Engaging native American caregivers in youth-focused diabetes prevention and management

Rachel Chambers, Summer Rosenstock, Melissa Walls, Anne Kenney, Marissa Begay, Kendrea Jackson, Leonela Nelson, Nicole Neault, Novalene Goklish, Dike Van De Mheen, Allison Barlow

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Abstract

Native American youth aged 10 to 19 years are disproportionately affected by type 2 diabetes. Intergenerational programs may improve health in tribal communities. We evaluated Together on Diabetes, a diabetes prevention and management program, among 257 participating Native American youths with or at risk for type 2 diabetes and their adult caregivers. Feasibility, acceptability, and demographic data were collected from 226 adult caregivers. Data on physical measurements (weight, height, waist circumference) were collected from 37 of the caregivers. Results indicated that engaging adult caregivers was feasible, acceptable, and effective. Furthermore, a subset of adult caregivers reduced their body mass index (weight in kilograms divided by height in m2) significantly from the start to the end of the program, a 12 month period (P = .02). Findings suggest the feasibility of engaging adult caregivers in youth diabetes prevention programs.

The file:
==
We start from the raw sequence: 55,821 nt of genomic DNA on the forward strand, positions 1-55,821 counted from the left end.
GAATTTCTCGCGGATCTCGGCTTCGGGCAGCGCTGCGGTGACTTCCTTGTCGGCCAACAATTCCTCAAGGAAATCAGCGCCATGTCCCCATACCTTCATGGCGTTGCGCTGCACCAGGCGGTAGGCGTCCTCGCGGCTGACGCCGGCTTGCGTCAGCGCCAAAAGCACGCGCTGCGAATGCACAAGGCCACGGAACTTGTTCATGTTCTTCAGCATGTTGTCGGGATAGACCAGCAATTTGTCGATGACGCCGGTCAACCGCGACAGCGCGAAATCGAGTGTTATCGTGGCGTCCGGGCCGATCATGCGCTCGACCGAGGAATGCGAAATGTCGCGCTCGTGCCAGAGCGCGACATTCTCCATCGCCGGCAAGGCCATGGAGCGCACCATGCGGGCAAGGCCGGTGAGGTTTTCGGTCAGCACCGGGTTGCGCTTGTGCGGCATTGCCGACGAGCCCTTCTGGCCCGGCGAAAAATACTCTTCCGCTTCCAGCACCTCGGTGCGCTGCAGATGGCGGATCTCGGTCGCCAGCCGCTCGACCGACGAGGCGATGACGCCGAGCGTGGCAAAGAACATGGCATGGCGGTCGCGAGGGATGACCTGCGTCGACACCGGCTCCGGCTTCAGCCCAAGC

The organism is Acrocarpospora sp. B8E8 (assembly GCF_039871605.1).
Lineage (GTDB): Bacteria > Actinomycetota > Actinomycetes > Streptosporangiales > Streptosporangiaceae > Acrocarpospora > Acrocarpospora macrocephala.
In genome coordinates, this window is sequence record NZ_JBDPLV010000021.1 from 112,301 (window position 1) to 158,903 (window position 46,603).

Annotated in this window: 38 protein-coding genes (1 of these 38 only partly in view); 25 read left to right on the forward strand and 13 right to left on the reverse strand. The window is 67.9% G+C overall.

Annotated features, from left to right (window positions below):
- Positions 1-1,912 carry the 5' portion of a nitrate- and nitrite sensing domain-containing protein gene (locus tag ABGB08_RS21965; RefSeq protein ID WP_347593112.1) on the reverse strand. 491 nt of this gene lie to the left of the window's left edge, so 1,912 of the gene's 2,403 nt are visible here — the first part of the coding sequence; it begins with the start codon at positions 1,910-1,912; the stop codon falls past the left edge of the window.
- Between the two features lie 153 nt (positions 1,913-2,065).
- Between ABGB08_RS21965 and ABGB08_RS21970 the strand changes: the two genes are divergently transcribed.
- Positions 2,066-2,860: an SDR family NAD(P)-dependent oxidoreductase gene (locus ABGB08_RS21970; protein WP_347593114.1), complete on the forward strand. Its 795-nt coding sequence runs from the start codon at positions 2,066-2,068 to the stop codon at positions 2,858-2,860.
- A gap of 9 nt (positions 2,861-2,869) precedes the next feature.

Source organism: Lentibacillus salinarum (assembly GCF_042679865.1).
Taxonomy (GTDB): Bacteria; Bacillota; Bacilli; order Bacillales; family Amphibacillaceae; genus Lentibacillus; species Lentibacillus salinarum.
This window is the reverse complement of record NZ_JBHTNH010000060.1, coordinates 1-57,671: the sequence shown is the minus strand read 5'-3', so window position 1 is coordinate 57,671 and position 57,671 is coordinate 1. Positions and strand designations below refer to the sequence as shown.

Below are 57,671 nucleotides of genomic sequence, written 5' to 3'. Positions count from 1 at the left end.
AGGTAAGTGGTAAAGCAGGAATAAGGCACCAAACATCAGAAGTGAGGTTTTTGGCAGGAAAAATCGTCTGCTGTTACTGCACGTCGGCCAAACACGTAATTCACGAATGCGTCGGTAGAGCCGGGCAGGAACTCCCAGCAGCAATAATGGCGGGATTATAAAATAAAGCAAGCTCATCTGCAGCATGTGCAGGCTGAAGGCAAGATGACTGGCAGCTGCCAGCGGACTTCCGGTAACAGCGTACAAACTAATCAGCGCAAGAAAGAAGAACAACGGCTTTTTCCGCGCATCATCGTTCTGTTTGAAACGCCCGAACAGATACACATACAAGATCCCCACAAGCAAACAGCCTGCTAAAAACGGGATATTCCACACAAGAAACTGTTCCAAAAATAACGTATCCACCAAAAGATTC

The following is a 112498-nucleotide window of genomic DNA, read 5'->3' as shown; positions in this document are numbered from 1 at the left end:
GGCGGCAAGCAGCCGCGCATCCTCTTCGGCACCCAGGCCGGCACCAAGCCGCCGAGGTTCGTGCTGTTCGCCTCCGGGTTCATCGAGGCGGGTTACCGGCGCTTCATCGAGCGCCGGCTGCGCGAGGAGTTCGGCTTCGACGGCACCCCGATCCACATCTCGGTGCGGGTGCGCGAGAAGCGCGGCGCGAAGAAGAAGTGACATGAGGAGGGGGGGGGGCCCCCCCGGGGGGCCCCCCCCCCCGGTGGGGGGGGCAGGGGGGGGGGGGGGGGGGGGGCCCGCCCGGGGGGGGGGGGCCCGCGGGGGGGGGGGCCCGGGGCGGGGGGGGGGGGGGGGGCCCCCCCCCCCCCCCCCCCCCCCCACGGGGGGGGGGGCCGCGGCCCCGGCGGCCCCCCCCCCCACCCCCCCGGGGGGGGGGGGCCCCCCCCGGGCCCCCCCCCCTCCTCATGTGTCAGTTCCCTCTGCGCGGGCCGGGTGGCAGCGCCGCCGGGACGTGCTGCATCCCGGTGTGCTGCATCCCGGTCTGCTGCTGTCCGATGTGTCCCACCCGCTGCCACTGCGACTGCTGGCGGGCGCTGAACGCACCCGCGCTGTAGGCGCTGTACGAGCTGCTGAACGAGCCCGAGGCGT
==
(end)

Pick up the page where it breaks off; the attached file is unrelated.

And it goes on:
Original languageEnglish (US)
Article number170521
JournalPreventing Chronic Disease
Volume15
Issue number6
DOIs
StatePublished - Jun 1 2018

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Chambers, R., Rosenstock, S., Walls, M., Kenney, A., Begay, M., Jackson, K., Nelson, L., Neault, N., Goklish, N., Van De Mheen, D., & Barlow, A. (2018). Engaging native American caregivers in youth-focused diabetes prevention and management. Preventing Chronic Disease, 15(6), [170521]. https://doi.org/10.5888/pcd15.170521